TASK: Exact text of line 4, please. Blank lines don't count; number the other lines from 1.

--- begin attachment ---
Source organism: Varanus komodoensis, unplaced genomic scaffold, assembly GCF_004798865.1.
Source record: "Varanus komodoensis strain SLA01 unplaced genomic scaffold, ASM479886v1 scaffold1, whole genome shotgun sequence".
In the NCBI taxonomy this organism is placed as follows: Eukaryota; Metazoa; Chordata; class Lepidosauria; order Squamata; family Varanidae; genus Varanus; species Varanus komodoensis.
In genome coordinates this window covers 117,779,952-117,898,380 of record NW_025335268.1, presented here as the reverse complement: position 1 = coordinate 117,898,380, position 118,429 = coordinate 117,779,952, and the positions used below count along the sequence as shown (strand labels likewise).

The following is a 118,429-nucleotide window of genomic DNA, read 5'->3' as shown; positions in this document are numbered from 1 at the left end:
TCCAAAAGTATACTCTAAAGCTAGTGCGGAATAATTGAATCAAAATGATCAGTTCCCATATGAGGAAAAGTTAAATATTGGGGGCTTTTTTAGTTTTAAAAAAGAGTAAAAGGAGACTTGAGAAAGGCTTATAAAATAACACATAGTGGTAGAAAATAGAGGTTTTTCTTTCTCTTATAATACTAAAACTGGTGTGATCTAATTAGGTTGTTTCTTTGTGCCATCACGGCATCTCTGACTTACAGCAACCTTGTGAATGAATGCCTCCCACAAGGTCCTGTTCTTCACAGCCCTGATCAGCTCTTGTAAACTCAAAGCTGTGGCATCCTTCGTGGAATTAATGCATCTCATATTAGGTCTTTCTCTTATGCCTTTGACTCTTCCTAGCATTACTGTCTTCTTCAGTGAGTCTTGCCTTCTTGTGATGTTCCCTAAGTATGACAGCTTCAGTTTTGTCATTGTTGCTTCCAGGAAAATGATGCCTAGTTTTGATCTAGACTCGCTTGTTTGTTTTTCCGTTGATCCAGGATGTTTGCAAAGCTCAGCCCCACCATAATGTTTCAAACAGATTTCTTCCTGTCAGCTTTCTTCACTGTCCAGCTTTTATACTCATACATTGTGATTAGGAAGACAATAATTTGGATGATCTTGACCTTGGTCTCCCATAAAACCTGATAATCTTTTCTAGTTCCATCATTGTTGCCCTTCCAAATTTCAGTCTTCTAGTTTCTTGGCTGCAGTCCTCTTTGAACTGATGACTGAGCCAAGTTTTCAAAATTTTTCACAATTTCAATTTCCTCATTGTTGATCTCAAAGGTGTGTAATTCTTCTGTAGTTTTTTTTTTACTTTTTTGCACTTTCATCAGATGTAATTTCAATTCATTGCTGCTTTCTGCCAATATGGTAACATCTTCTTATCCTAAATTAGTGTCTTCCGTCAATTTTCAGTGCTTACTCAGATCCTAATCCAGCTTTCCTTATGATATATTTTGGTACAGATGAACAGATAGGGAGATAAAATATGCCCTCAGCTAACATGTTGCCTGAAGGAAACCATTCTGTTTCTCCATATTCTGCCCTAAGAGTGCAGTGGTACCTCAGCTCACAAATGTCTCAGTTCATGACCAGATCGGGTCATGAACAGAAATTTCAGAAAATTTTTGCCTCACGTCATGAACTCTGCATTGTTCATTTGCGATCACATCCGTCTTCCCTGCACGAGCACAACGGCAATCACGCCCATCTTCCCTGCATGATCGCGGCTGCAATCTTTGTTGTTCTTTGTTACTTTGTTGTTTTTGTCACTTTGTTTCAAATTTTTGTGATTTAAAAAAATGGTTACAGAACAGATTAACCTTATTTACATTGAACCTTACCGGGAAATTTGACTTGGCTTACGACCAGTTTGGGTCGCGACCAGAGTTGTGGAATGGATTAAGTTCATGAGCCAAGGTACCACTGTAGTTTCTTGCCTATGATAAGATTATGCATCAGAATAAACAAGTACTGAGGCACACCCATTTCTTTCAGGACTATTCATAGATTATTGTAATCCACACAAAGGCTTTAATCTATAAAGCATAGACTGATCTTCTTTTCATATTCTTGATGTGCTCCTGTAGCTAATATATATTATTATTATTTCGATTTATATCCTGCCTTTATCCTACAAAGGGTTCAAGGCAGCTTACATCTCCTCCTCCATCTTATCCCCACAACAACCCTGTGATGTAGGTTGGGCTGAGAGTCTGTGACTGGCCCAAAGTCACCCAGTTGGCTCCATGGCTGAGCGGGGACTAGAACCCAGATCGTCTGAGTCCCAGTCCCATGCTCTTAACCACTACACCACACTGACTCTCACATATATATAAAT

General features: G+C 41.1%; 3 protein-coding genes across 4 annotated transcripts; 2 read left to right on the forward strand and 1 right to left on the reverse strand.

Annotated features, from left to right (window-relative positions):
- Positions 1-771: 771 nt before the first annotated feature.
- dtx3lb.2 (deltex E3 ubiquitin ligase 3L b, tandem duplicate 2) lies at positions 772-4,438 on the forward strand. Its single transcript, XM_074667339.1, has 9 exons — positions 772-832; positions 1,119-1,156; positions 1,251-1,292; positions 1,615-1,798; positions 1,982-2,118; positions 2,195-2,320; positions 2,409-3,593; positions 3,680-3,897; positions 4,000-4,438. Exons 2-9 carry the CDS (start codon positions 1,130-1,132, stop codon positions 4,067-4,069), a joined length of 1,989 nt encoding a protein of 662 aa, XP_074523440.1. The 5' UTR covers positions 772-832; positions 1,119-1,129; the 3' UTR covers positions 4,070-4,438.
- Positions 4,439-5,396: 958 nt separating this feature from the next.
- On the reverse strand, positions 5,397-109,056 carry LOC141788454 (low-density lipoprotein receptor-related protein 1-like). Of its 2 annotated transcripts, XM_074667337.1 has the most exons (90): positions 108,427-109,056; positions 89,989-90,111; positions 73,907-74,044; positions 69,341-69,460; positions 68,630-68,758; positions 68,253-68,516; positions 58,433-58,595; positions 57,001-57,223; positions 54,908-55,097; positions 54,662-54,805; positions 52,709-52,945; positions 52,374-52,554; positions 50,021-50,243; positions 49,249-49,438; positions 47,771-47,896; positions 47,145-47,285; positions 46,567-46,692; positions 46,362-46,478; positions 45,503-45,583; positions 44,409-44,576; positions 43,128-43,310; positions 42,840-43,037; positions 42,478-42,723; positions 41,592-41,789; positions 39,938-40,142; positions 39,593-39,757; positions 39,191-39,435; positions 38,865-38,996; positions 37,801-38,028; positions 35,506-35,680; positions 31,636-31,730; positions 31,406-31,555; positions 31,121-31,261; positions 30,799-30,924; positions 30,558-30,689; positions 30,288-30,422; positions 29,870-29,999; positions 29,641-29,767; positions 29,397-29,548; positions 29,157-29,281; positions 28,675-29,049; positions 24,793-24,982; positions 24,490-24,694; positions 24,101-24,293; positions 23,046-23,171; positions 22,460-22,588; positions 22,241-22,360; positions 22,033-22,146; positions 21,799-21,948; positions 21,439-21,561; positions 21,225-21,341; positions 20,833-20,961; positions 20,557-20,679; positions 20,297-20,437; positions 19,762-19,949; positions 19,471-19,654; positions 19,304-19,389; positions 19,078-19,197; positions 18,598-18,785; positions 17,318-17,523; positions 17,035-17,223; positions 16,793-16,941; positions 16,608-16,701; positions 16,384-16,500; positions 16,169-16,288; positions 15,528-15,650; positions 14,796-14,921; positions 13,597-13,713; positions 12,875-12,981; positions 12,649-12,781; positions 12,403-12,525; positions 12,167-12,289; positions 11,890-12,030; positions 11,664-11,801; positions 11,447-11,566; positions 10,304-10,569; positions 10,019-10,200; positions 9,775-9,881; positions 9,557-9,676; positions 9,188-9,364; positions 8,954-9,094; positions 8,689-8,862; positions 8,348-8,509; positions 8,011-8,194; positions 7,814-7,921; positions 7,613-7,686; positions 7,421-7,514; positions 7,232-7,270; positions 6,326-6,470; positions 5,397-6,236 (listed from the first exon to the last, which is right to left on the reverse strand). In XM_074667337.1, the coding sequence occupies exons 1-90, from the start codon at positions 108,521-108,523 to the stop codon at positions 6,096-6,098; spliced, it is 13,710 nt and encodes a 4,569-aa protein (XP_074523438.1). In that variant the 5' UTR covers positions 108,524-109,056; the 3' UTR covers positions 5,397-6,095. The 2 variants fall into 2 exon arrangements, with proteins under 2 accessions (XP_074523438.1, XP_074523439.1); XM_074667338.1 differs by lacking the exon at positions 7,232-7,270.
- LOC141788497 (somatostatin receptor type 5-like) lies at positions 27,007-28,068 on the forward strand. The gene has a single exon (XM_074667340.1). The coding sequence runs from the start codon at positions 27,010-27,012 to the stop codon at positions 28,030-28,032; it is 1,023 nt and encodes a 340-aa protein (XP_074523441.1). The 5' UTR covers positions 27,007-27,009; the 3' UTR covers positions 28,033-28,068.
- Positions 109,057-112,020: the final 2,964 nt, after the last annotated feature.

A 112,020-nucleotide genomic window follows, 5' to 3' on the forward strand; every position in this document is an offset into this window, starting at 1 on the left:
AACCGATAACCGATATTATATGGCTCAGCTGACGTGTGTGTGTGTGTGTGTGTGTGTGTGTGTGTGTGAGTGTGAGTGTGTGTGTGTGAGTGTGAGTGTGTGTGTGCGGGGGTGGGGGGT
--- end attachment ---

In genome coordinates this window covers 117,779,952-117,898,380 of record NW_025335268.1, presented here as the reverse complement: position 1 = coordinate 117,898,380, position 118,429 = coordinate 117,779,952, and the positions used below count along the sequence as shown (strand labels likewise).